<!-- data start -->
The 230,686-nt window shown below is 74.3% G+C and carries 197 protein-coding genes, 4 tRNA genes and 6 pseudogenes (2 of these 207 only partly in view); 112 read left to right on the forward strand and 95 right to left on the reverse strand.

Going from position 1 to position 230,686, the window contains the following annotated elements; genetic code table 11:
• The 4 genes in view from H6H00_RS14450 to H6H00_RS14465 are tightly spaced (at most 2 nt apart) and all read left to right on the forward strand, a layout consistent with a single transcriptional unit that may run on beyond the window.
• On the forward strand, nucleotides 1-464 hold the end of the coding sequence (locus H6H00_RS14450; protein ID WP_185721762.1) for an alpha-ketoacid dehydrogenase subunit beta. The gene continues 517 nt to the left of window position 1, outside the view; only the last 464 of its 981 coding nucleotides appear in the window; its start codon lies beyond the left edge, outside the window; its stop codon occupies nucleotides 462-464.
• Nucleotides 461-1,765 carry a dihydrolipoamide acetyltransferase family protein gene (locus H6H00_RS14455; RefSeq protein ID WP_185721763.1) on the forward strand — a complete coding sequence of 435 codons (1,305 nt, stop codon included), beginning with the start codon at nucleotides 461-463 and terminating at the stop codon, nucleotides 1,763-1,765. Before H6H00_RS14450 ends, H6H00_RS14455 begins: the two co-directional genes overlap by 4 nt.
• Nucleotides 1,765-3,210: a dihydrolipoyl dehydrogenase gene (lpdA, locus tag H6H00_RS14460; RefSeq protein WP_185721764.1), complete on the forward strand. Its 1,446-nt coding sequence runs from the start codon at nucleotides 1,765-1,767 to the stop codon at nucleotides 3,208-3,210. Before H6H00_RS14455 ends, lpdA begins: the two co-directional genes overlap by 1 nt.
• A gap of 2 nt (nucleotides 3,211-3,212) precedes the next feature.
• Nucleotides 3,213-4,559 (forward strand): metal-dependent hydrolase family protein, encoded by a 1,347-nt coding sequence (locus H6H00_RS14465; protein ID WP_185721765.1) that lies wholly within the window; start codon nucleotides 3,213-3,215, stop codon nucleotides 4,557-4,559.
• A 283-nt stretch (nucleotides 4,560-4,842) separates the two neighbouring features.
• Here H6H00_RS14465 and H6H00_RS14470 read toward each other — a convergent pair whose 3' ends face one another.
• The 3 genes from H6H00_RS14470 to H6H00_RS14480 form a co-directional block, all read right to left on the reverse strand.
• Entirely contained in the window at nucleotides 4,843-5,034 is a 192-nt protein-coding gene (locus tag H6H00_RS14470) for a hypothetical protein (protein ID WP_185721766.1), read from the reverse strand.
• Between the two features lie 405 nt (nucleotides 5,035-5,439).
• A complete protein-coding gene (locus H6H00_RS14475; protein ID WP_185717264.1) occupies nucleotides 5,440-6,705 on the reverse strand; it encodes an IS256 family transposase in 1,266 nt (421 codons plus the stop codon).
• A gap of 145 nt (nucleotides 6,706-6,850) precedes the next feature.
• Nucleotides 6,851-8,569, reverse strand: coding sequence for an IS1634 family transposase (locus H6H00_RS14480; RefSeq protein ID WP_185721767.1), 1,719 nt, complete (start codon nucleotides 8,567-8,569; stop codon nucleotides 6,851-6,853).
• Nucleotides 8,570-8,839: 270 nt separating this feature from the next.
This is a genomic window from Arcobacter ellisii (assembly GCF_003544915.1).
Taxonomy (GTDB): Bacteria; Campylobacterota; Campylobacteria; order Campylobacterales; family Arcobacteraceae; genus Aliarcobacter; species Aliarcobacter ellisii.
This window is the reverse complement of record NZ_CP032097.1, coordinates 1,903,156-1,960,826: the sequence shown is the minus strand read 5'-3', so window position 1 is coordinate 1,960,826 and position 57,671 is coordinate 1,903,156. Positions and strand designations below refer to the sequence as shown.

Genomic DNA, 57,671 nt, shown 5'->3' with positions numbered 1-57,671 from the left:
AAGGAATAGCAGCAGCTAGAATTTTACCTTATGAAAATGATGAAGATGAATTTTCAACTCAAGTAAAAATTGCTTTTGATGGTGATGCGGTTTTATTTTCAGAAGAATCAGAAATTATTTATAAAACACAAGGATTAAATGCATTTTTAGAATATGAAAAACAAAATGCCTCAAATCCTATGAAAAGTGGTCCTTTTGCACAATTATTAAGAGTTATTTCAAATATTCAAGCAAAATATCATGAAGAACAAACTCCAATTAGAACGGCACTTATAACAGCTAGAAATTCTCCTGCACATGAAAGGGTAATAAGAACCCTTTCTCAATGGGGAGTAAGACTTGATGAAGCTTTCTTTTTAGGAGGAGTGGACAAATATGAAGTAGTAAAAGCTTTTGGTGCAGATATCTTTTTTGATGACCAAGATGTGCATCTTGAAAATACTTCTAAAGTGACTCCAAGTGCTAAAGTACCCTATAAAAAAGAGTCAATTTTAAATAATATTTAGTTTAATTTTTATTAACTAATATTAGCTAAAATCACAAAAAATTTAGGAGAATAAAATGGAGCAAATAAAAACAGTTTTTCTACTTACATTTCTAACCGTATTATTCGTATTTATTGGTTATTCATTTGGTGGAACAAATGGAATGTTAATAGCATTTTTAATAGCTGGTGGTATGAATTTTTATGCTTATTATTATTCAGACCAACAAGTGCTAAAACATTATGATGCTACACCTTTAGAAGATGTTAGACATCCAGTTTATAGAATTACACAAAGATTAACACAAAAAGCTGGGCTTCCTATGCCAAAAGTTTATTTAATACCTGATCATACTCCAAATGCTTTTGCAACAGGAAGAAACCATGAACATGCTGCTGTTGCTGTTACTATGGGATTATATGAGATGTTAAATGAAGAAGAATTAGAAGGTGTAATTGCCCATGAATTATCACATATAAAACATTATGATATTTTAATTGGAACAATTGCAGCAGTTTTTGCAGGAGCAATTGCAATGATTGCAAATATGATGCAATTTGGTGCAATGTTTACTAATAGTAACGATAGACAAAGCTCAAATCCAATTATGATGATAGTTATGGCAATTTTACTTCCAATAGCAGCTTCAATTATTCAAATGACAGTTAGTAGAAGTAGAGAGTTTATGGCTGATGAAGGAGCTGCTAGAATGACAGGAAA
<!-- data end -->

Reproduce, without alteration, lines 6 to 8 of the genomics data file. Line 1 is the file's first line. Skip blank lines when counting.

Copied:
• Nucleotides 1,765-3,210: a dihydrolipoyl dehydrogenase gene (lpdA, locus tag H6H00_RS14460; RefSeq protein WP_185721764.1), complete on the forward strand. Its 1,446-nt coding sequence runs from the start codon at nucleotides 1,765-1,767 to the stop codon at nucleotides 3,208-3,210. Before H6H00_RS14455 ends, lpdA begins: the two co-directional genes overlap by 1 nt.
• A gap of 2 nt (nucleotides 3,211-3,212) precedes the next feature.
• Nucleotides 3,213-4,559 (forward strand): metal-dependent hydrolase family protein, encoded by a 1,347-nt coding sequence (locus H6H00_RS14465; protein ID WP_185721765.1) that lies wholly within the window; start codon nucleotides 3,213-3,215, stop codon nucleotides 4,557-4,559.